중앙데일리

Letting go of a failed policy

Apr 04,2019
Lee Chul-ho
The author is a columnist of the JoongAng Ilbo.

As soon as President Moon Jae-in comes to work in the morning, three key aides — his Chief of Staff Noh Young-min, National Security Adviser Chung Eui-yong and policy chief Kim Soo-hyun — report to his office. These days, Yoon Jong-won, senior presidential secretary for economic affairs, has become a regular at the morning meetings as the stalemate in inter-Korean relations has turned Moon’s attention toward the economy. He has been making frequent visits to venture and start-up events and sites. It seems that his policy focus has shifted to innovation from the controversial income-led growth. He even toured Daegu for a briefing on the robotics industry after skipping the March 22 joint memorial service for casualties resulting from clashes with North Korea in the West Sea.

Yet Moon indicated that income-led growth remains the linchpin of his economic policy. In a meeting with civic groups on Monday, he defended the income-led, or wage-led, growth concept as a globally established theory with “genealogy.” He added he was saying what he had kept to himself. In Korean society, which highly respects family, it is defamatory to refer to someone as a person “without roots.” In the old days, the first thing the head of the house would get out of a house on fire was his family history book. Moon must have been annoyed by the reference to his income-led growth policy as an outlandish idea with questionable roots that has never been put into practice.

Moon may have been emboldened by recent moves in crisis-hit Spain and Greece that pushed up their minimum wage by 22 percent and 11 percent, respectively, ahead of their elections. The situation in the two countries, however, differs from Korea’s. The minimum wage has stayed mostly stagnant over the last decade in the two countries. Even after the hikes, their minimum wage level hovers below 60 percent of the median income. According to Kim Nak-nyeon, an economics professor at Dongguk University, Korea’s minimum wage has already reached 74.5 percent of its median income. Still, the wage hikes in Spain and Greece are strongly criticized. Bloomberg observed Spain was taking an “economic gamble” with unemployment rates so high. The Wall Street Journal said the left-leaning governments of the two struggling countries were “betting — against economic orthodoxy — that such increases will be good for growth and employment as well as for voter support.”

Everyone but the president knows that the income-led growth policy is doomed. It is an awful engine that leaks gas on the road. The government has poured out a whopping 52 trillion won ($46 billion) in funding and only created 5,000 jobs. The policy aimed at stimulating consumption has done the opposite — worsening inequalities, dampening investment, deepening unemployment and increasing fine dust emissions. An economic theory needs to be published in top journals to be recognized. Once established, it must get some mentions in economic textbooks. The theory needs empirical studies and cases to back it up. To argue the merits of the income-led growth theory, consumption and capital investment should have picked up and jobs should have been created.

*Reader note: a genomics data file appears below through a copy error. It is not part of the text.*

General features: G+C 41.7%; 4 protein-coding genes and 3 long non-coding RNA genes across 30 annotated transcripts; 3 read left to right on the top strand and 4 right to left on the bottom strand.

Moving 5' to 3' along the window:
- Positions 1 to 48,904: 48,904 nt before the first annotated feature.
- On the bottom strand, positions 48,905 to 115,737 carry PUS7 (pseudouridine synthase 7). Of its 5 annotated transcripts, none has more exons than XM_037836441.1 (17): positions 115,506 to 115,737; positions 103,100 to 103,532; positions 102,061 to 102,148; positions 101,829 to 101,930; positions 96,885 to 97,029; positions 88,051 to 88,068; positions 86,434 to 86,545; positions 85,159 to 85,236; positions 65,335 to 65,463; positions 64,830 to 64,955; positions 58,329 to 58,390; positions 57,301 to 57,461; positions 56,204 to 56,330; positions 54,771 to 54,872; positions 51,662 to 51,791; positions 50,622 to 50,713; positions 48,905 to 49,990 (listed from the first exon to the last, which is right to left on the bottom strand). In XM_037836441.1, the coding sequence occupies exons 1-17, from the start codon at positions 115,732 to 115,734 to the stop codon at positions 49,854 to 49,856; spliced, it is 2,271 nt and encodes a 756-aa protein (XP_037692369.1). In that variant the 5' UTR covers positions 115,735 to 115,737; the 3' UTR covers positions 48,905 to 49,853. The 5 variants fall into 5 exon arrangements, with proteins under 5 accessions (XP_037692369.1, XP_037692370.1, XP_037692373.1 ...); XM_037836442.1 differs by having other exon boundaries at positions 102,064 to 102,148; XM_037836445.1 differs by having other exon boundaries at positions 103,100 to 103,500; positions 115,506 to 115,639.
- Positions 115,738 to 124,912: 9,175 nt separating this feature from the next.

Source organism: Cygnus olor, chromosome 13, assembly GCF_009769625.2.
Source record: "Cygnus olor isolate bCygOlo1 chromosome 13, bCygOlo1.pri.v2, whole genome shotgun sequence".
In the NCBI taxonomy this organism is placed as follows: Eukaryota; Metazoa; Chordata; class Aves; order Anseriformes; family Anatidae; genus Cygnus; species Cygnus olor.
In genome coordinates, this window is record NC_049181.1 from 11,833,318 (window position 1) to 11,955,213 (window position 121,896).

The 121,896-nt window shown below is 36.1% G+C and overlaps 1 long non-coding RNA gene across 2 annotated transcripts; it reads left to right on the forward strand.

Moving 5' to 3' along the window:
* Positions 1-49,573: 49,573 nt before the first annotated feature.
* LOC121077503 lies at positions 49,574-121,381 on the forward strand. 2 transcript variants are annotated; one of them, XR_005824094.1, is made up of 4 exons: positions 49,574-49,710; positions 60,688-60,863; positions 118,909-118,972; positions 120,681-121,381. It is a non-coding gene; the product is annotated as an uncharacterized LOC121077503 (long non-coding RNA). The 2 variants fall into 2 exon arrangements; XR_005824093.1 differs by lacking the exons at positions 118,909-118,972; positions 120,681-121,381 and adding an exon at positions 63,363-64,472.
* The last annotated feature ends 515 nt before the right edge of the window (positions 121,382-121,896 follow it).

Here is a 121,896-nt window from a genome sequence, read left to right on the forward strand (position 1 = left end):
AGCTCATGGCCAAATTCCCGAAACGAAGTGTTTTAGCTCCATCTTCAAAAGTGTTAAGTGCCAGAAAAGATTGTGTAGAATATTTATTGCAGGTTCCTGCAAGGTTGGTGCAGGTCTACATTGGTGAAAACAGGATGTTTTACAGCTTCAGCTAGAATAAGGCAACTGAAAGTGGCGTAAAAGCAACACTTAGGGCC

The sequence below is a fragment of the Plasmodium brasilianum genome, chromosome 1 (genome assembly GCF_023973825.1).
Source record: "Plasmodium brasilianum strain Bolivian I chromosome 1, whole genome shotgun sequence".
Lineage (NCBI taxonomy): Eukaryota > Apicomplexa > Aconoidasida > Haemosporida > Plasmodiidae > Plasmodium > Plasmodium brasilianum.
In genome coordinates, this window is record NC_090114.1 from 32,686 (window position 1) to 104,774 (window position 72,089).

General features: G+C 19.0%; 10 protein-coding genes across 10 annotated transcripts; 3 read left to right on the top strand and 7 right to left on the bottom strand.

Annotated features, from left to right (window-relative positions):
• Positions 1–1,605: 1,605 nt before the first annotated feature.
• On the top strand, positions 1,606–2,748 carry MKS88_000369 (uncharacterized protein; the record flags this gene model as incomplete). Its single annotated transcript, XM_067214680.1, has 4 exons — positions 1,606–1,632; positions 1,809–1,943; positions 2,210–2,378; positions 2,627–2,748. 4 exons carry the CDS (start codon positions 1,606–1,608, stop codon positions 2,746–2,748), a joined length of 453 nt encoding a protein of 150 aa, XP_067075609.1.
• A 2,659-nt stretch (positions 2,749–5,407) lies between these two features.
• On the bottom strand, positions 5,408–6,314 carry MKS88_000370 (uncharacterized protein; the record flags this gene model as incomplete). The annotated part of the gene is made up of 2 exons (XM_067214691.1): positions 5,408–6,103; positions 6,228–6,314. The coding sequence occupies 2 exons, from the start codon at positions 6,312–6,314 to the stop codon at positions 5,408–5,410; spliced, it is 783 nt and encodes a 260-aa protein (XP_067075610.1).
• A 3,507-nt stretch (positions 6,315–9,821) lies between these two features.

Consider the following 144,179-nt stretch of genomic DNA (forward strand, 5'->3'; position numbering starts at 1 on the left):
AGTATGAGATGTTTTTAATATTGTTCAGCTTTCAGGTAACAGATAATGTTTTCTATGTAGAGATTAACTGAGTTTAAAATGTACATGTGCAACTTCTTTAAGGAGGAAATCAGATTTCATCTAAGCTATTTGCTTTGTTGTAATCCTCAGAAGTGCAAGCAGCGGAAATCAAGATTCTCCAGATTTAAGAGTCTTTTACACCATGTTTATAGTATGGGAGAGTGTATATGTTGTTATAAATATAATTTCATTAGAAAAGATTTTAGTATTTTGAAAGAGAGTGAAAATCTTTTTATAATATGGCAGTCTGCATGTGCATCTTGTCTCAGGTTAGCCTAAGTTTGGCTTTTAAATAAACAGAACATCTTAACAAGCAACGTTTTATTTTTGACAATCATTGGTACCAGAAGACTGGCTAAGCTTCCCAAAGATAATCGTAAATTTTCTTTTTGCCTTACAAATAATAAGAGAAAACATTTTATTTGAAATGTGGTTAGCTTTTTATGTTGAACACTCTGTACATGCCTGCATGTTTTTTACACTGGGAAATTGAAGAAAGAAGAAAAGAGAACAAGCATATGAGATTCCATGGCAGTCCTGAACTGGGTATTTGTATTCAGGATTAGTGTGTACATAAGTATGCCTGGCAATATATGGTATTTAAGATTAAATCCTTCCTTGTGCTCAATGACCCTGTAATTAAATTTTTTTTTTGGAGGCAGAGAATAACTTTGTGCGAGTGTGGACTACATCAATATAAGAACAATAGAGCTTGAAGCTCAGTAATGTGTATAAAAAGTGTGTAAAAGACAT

The architect of the theory, Hong Jang-pyo — the former senior presidential secretary for economic affairs — and its executor, Jang Ha-sung — Moon’s former policy chief — were pushed out of their offices after repeating promises that the policy would be effective in time. The president also got himself in hot water by claiming the economy was doing well. While the Blue House kept up the mantra, polls showed public disapproval of income-led growth policy above 70 percent. The people have become disgruntled by the policy, sold as a panacea for all economic troubles, and enraged for being experimented on as if they were laboratory mice. They are beginning to suspect the motive behind the administration’s stubborn obsession with the policy and refusal to admit to its limitations.

The environment is turning from bad to worse. The economy is slowing at a faster pace due to a contraction in exports, with semiconductors in the bust cycle. The external conditions have deteriorated due to slowdown in the economies of the United States, China and Europe. The supersized fiscal spending under the Moon administration could backfire. In a meeting with ruling party leader Lee Hae-chan last month, Seoul Mayor Park Won-soon asked for central government assistance after complaining that tax revenue in the capital has shrunk because of stagnant housing trade amid tax hikes.

If Seoul is running short in tax revenue, conditions in other local governments must also be tough. Collection of national taxes — including corporate and value-added taxes charged by the central government — accounted for 12.6 percent of the government’s annual target in January, which is 1.1 percentage points lower than a year earlier. A shortage of tax revenue could hamper fiscal expansion and lead to issuance of government debt.

Since last year, Moon promised to deliver results. To do so, he must first read the economic data with a clear head and accept his policy has failed. Korea Inc. is quickly sinking due to multiple factors — weakening traditional industries, slowdown in the global economy and a thinning of the working population. But the more Moon clings to a flawed policy, the more he is to be blamed for the troubles. At the end of the day, the pain goes to the people. The income-led policy must be let go of, otherwise it will be a symbol of the liberal administration’s incompetence.

JoongAng Ilbo, April 3, Page 31


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